Business is often demonised for practices that harm the planet and bring out the worst in people. In all honesty, some of this criticism is merited.

The new trend for socially conscious business, however, embraces the good in business while transforming the harmful aspects. It recognises that business can be a profound force for good—if leaders have the right intention.

Changing organisational culture to a more humanistic approach, to serving a more wholesome purpose beyond simply making money, is a trend that has been building for quite some time.

At the heart of the movement is a new corporate entity certification process that formalises the ideals of conscious capitalism: B Corporations, the “B” standing for benefit.

B Corps are privately assessed, audited and certified by the non-profit B Lab (BCorporation.net) to meet rigorous standards addressing the following factors:

  • Governance: the company’s transparency and the extent to which social and environmental considerations are ingrained in the management and legal responsibilities
  • Workers: the company’s contribution to the financial,
social, physical and professional wellbeing of its employees, including compensation and benefits, work environment and ownership opportunities
  • Community: the company’s contribution to the economic and social wellbeing of the communities in which it operates, including job creation and inclusivity, civic engagement and philanthropy, and suppliers
  • Environment: the company’s e orts to reduce its environmental footprint, as created by company facilities, input materials, outputs/wastes and suppliers/distributors
  • Impact business model: beyond the operations of the business, whether the company is designed to create a positive social and/or environmental impact, including product impact and providing those in need with basic services.

Compared with other sustainable businesses, B Corps are:

  • 68 per cent more likely to donate at least 10 per cent of profits to charity
  • 55 per cent more likely to cover at least some health insurance costs for employees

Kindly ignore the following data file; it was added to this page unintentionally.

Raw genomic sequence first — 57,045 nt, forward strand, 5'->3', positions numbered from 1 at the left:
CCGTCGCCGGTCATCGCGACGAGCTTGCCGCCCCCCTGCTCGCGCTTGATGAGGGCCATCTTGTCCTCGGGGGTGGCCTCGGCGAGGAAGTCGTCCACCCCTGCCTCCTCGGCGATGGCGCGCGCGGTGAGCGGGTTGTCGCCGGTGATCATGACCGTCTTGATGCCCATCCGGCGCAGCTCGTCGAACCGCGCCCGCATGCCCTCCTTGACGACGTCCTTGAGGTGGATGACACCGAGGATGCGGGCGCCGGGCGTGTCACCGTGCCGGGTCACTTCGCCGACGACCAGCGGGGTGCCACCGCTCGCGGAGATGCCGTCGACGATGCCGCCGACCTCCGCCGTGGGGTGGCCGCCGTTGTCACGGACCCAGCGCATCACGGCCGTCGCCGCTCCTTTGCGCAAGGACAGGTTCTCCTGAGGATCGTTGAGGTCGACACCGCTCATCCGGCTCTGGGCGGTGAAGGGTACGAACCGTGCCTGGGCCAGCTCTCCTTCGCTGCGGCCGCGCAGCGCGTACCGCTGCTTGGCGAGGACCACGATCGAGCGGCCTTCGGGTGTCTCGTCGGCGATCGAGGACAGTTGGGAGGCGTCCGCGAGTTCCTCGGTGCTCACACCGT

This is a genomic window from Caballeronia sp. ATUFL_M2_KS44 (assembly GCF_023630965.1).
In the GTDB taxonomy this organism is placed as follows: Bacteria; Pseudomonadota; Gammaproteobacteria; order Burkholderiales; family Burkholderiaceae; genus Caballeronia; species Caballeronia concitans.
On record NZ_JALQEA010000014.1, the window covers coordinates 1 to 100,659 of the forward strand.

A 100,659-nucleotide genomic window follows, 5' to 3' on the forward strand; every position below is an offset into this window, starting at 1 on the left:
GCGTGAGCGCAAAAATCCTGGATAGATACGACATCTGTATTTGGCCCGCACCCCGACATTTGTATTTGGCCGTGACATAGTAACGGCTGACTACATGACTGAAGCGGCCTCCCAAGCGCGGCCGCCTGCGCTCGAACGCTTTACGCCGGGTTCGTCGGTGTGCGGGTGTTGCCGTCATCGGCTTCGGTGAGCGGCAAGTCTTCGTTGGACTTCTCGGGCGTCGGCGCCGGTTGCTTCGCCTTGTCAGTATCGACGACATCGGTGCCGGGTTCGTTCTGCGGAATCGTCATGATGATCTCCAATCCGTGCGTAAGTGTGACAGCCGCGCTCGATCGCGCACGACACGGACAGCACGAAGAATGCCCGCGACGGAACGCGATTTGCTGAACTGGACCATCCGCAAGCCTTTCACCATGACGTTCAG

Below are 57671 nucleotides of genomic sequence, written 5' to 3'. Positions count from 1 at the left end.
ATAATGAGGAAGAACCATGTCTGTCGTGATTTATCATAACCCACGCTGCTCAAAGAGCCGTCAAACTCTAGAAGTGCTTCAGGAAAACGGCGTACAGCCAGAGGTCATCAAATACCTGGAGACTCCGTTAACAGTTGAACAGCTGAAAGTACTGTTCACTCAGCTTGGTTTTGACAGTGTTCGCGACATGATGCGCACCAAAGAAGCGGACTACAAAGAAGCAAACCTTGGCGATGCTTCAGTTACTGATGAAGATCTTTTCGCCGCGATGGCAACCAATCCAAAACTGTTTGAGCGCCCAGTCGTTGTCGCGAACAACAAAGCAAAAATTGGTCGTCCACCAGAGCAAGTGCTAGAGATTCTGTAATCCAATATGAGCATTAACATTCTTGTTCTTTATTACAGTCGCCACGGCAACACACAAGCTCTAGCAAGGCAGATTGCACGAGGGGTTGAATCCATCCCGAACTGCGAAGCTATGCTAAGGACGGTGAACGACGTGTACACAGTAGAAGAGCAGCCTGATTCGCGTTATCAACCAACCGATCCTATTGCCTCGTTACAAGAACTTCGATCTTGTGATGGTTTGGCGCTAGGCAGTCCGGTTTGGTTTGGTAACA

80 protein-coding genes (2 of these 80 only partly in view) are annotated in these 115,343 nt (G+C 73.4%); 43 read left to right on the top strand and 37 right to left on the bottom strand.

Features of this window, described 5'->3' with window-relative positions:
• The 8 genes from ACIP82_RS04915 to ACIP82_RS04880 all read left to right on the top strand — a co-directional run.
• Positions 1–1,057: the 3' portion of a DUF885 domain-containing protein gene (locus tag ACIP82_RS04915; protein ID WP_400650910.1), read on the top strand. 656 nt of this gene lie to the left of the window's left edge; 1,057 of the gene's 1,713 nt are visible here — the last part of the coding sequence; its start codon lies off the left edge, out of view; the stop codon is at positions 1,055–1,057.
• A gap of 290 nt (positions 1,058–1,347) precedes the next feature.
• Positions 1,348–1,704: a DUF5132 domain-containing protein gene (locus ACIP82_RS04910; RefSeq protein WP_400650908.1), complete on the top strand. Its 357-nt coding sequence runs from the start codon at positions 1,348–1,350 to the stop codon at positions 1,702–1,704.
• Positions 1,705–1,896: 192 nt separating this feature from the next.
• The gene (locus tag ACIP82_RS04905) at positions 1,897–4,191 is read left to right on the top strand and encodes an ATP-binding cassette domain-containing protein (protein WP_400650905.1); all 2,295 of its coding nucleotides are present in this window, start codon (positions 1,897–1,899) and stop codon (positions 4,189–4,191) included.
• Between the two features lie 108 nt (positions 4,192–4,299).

• 47 per cent more likely to use on-site renewable energy
  • 45 per cent more likely to give bonuses to non-executive members
  • 28 per cent more likely to include women and minorities in management
  • 18 per cent more likely to use suppliers from low-income communities.

I was privileged to meet and interview Jay Coen Gilbert, one of the founders of B Lab and a personal hero of mine.

He explained that most people come to B Lab wondering, “Why should I act differently in business?”

Once they understand the answers to that question, their next questions become, “How can I formalise this intention to make a difference? What does it actually mean to be a conscious capitalist? What formal steps should I take or what practical changes should I implement? How do I create more positive impact by changing organisational culture?”

B Lab gives them a roadmap and a tool kit for changing organisational culture to be more conscious. The road map is their B Impact Assessment, which, Jay says, “is not to tell you what to do, but to show you all the opportunities and choices you have.”

B Lab then helps you benchmark how you’re doing along your journey, compared with your past performance or your future goals, or compared with others on the same path.

This is important, Jay explains, because it “brings in a behavioural psychology element that is powerful for motivating behaviour change, which is, ‘How are other people like me doing, and how am I comparing?’ Comparison is deeply rooted in our psyche, so giving people that kind of comparative data in a fun, positive, affrming way, along with tools to take the next step, is where we see our role.”

One thing that struck me about the B Corp model is that the certification applies only to for-profit businesses.

Again, the point is that, contrary to what many people think, business can be a force for good.

With business representing three-quarters of economic activity and the greater part of our lives spent engaging in the marketplace, Jay and his partners felt that the greatest opportunity for making an impact was in harnessing the power of business, but for a higher purpose than just making money. This requires changing organisational culture.

When I asked Jay how he saw the mindfulness movement in the context of B Corps his answer was simple but profound: “B Corps are mindfulness in the marketplace. Nothing more, nothing less. And on a more personal note, we want to make our parents proud and we want our children to be proud of us. We want to leave this world knowing we made a difference. B Corps gives us a path and a toolkit for doing this. They give us a formal structure for changing organisational culture and enabling mindful business.”

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